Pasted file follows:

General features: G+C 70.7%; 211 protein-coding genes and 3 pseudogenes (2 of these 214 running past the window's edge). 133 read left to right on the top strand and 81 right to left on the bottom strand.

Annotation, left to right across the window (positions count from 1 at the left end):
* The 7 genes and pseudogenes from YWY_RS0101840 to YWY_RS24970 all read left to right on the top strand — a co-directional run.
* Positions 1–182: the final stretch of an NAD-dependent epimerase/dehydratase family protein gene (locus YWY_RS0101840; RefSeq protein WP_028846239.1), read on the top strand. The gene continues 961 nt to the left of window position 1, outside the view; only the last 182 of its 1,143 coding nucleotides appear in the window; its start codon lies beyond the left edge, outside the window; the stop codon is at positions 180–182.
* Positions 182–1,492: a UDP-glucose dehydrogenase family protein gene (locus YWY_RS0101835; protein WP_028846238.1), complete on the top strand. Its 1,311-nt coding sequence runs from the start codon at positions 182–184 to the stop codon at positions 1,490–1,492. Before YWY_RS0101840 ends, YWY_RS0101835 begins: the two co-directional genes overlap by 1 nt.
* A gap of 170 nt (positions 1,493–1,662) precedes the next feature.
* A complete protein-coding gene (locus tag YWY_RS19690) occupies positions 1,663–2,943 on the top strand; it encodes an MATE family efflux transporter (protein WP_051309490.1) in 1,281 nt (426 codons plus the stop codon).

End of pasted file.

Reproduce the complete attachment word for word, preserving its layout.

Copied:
General features: G+C 70.7%; 211 protein-coding genes and 3 pseudogenes (2 of these 214 running past the window's edge). 133 read left to right on the top strand and 81 right to left on the bottom strand.

Annotation, left to right across the window (positions count from 1 at the left end):
* The 7 genes and pseudogenes from YWY_RS0101840 to YWY_RS24970 all read left to right on the top strand — a co-directional run.
* Positions 1–182: the final stretch of an NAD-dependent epimerase/dehydratase family protein gene (locus YWY_RS0101840; RefSeq protein WP_028846239.1), read on the top strand. The gene continues 961 nt to the left of window position 1, outside the view; only the last 182 of its 1,143 coding nucleotides appear in the window; its start codon lies beyond the left edge, outside the window; the stop codon is at positions 180–182.
* Positions 182–1,492: a UDP-glucose dehydrogenase family protein gene (locus YWY_RS0101835; protein WP_028846238.1), complete on the top strand. Its 1,311-nt coding sequence runs from the start codon at positions 182–184 to the stop codon at positions 1,490–1,492. Before YWY_RS0101840 ends, YWY_RS0101835 begins: the two co-directional genes overlap by 1 nt.
* A gap of 170 nt (positions 1,493–1,662) precedes the next feature.
* A complete protein-coding gene (locus tag YWY_RS19690) occupies positions 1,663–2,943 on the top strand; it encodes an MATE family efflux transporter (protein WP_051309490.1) in 1,281 nt (426 codons plus the stop codon).